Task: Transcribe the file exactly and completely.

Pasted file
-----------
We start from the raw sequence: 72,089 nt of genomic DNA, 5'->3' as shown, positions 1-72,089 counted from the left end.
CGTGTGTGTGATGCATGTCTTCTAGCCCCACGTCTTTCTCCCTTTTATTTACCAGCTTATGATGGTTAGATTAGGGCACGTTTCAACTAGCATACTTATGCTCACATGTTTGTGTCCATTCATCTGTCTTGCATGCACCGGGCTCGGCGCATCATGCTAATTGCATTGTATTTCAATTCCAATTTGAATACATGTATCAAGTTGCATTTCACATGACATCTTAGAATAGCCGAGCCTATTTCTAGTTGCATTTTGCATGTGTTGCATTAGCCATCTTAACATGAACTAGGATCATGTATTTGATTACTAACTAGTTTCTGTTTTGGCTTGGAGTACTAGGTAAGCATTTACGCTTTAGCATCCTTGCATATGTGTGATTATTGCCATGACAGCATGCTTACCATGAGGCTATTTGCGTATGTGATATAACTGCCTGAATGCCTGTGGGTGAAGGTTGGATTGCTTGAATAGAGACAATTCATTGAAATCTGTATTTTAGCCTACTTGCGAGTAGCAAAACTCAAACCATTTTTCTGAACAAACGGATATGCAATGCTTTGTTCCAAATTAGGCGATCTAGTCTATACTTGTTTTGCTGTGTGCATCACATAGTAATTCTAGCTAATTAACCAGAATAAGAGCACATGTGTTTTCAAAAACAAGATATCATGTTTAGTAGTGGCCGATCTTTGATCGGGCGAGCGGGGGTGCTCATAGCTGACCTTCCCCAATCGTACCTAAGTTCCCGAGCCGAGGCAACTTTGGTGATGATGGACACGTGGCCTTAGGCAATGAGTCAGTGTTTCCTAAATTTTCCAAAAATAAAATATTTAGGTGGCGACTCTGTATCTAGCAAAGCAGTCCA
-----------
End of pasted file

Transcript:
We start from the raw sequence: 72,089 nt of genomic DNA, 5'->3' as shown, positions 1-72,089 counted from the left end.
CGTGTGTGTGATGCATGTCTTCTAGCCCCACGTCTTTCTCCCTTTTATTTACCAGCTTATGATGGTTAGATTAGGGCACGTTTCAACTAGCATACTTATGCTCACATGTTTGTGTCCATTCATCTGTCTTGCATGCACCGGGCTCGGCGCATCATGCTAATTGCATTGTATTTCAATTCCAATTTGAATACATGTATCAAGTTGCATTTCACATGACATCTTAGAATAGCCGAGCCTATTTCTAGTTGCATTTTGCATGTGTTGCATTAGCCATCTTAACATGAACTAGGATCATGTATTTGATTACTAACTAGTTTCTGTTTTGGCTTGGAGTACTAGGTAAGCATTTACGCTTTAGCATCCTTGCATATGTGTGATTATTGCCATGACAGCATGCTTACCATGAGGCTATTTGCGTATGTGATATAACTGCCTGAATGCCTGTGGGTGAAGGTTGGATTGCTTGAATAGAGACAATTCATTGAAATCTGTATTTTAGCCTACTTGCGAGTAGCAAAACTCAAACCATTTTTCTGAACAAACGGATATGCAATGCTTTGTTCCAAATTAGGCGATCTAGTCTATACTTGTTTTGCTGTGTGCATCACATAGTAATTCTAGCTAATTAACCAGAATAAGAGCACATGTGTTTTCAAAAACAAGATATCATGTTTAGTAGTGGCCGATCTTTGATCGGGCGAGCGGGGGTGCTCATAGCTGACCTTCCCCAATCGTACCTAAGTTCCCGAGCCGAGGCAACTTTGGTGATGATGGACACGTGGCCTTAGGCAATGAGTCAGTGTTTCCTAAATTTTCCAAAAATAAAATATTTAGGTGGCGACTCTGTATCTAGCAAAGCAGTCCA